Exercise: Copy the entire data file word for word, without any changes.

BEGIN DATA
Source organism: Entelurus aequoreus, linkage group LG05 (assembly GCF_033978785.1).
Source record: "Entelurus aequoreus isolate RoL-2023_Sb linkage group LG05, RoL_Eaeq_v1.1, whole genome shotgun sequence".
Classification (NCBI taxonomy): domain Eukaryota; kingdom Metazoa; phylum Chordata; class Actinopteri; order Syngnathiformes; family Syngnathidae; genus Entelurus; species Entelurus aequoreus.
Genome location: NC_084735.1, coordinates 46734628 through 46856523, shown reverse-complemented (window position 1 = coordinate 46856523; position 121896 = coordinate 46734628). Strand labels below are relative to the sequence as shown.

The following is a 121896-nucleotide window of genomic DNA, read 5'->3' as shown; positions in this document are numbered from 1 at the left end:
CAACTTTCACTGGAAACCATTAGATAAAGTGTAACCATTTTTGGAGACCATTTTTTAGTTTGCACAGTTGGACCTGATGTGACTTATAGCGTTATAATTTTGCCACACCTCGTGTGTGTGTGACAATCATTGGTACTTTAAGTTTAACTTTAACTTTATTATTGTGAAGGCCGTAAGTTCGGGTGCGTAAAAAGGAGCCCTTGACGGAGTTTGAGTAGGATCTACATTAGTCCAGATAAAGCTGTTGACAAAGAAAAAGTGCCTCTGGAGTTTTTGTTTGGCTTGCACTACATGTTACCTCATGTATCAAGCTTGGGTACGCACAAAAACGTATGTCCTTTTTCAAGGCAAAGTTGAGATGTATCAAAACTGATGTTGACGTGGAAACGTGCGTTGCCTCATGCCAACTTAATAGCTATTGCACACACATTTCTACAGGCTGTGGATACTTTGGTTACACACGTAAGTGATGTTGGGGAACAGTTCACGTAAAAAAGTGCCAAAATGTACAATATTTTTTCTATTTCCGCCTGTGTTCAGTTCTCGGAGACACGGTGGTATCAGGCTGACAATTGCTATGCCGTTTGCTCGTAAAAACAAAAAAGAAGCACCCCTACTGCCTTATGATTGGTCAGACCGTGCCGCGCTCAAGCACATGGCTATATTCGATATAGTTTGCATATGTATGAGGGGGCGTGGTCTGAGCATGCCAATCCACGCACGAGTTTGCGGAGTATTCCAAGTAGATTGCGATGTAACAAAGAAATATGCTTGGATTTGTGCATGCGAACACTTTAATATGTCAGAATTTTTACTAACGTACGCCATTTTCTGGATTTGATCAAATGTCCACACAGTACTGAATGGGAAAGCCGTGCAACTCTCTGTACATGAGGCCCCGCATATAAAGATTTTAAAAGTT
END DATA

Source organism: Entelurus aequoreus, linkage group LG05 (assembly GCF_033978785.1).
Source record: "Entelurus aequoreus isolate RoL-2023_Sb linkage group LG05, RoL_Eaeq_v1.1, whole genome shotgun sequence".
Classification (NCBI taxonomy): domain Eukaryota; kingdom Metazoa; phylum Chordata; class Actinopteri; order Syngnathiformes; family Syngnathidae; genus Entelurus; species Entelurus aequoreus.
Genome location: NC_084735.1, coordinates 46734628 through 46856523, shown reverse-complemented (window position 1 = coordinate 46856523; position 121896 = coordinate 46734628). Strand labels below are relative to the sequence as shown.

The following is a 121896-nucleotide window of genomic DNA, read 5'->3' as shown; positions in this document are numbered from 1 at the left end:
CAACTTTCACTGGAAACCATTAGATAAAGTGTAACCATTTTTGGAGACCATTTTTTAGTTTGCACAGTTGGACCTGATGTGACTTATAGCGTTATAATTTTGCCACACCTCGTGTGTGTGTGACAATCATTGGTACTTTAAGTTTAACTTTAACTTTATTATTGTGAAGGCCGTAAGTTCGGGTGCGTAAAAAGGAGCCCTTGACGGAGTTTGAGTAGGATCTACATTAGTCCAGATAAAGCTGTTGACAAAGAAAAAGTGCCTCTGGAGTTTTTGTTTGGCTTGCACTACATGTTACCTCATGTATCAAGCTTGGGTACGCACAAAAACGTATGTCCTTTTTCAAGGCAAAGTTGAGATGTATCAAAACTGATGTTGACGTGGAAACGTGCGTTGCCTCATGCCAACTTAATAGCTATTGCACACACATTTCTACAGGCTGTGGATACTTTGGTTACACACGTAAGTGATGTTGGGGAACAGTTCACGTAAAAAAGTGCCAAAATGTACAATATTTTTTCTATTTCCGCCTGTGTTCAGTTCTCGGAGACACGGTGGTATCAGGCTGACAATTGCTATGCCGTTTGCTCGTAAAAACAAAAAAGAAGCACCCCTACTGCCTTATGATTGGTCAGACCGTGCCGCGCTCAAGCACATGGCTATATTCGATATAGTTTGCATATGTATGAGGGGGCGTGGTCTGAGCATGCCAATCCACGCACGAGTTTGCGGAGTATTCCAAGTAGATTGCGATGTAACAAAGAAATATGCTTGGATTTGTGCATGCGAACACTTTAATATGTCAGAATTTTTACTAACGTACGCCATTTTCTGGATTTGATCAAATGTCCACACAGTACTGAATGGGAAAGCCGTGCAACTCTCTGTACATGAGGCCCCGCATATAAAGATTTTAAAAGTT